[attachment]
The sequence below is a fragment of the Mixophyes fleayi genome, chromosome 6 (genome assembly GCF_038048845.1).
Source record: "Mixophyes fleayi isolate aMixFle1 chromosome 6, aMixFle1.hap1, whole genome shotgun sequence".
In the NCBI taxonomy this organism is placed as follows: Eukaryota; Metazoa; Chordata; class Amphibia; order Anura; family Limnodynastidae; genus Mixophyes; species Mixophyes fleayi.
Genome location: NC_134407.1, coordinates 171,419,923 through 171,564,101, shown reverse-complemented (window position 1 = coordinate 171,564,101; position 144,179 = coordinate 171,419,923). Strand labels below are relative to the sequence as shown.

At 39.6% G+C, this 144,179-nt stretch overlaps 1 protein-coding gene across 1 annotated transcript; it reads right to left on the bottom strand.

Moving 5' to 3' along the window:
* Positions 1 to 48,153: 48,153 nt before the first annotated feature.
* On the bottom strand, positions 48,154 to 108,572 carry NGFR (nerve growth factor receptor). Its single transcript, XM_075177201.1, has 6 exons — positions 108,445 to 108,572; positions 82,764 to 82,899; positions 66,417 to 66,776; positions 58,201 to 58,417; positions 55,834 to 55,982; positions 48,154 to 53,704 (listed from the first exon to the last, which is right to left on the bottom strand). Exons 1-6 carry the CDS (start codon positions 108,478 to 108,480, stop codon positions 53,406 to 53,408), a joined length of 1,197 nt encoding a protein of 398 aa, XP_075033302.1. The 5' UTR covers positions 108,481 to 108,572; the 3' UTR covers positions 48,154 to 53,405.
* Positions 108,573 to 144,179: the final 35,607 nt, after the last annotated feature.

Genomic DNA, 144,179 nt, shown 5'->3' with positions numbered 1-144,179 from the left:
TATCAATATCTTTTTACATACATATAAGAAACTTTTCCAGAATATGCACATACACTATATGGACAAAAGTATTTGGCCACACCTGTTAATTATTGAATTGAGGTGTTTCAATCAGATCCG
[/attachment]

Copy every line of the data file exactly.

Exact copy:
The sequence below is a fragment of the Mixophyes fleayi genome, chromosome 6 (genome assembly GCF_038048845.1).
Source record: "Mixophyes fleayi isolate aMixFle1 chromosome 6, aMixFle1.hap1, whole genome shotgun sequence".
In the NCBI taxonomy this organism is placed as follows: Eukaryota; Metazoa; Chordata; class Amphibia; order Anura; family Limnodynastidae; genus Mixophyes; species Mixophyes fleayi.
Genome location: NC_134407.1, coordinates 171,419,923 through 171,564,101, shown reverse-complemented (window position 1 = coordinate 171,564,101; position 144,179 = coordinate 171,419,923). Strand labels below are relative to the sequence as shown.

At 39.6% G+C, this 144,179-nt stretch overlaps 1 protein-coding gene across 1 annotated transcript; it reads right to left on the bottom strand.

Moving 5' to 3' along the window:
* Positions 1 to 48,153: 48,153 nt before the first annotated feature.
* On the bottom strand, positions 48,154 to 108,572 carry NGFR (nerve growth factor receptor). Its single transcript, XM_075177201.1, has 6 exons — positions 108,445 to 108,572; positions 82,764 to 82,899; positions 66,417 to 66,776; positions 58,201 to 58,417; positions 55,834 to 55,982; positions 48,154 to 53,704 (listed from the first exon to the last, which is right to left on the bottom strand). Exons 1-6 carry the CDS (start codon positions 108,478 to 108,480, stop codon positions 53,406 to 53,408), a joined length of 1,197 nt encoding a protein of 398 aa, XP_075033302.1. The 5' UTR covers positions 108,481 to 108,572; the 3' UTR covers positions 48,154 to 53,405.
* Positions 108,573 to 144,179: the final 35,607 nt, after the last annotated feature.

Genomic DNA, 144,179 nt, shown 5'->3' with positions numbered 1-144,179 from the left:
TATCAATATCTTTTTACATACATATAAGAAACTTTTCCAGAATATGCACATACACTATATGGACAAAAGTATTTGGCCACACCTGTTAATTATTGAATTGAGGTGTTTCAATCAGATCCG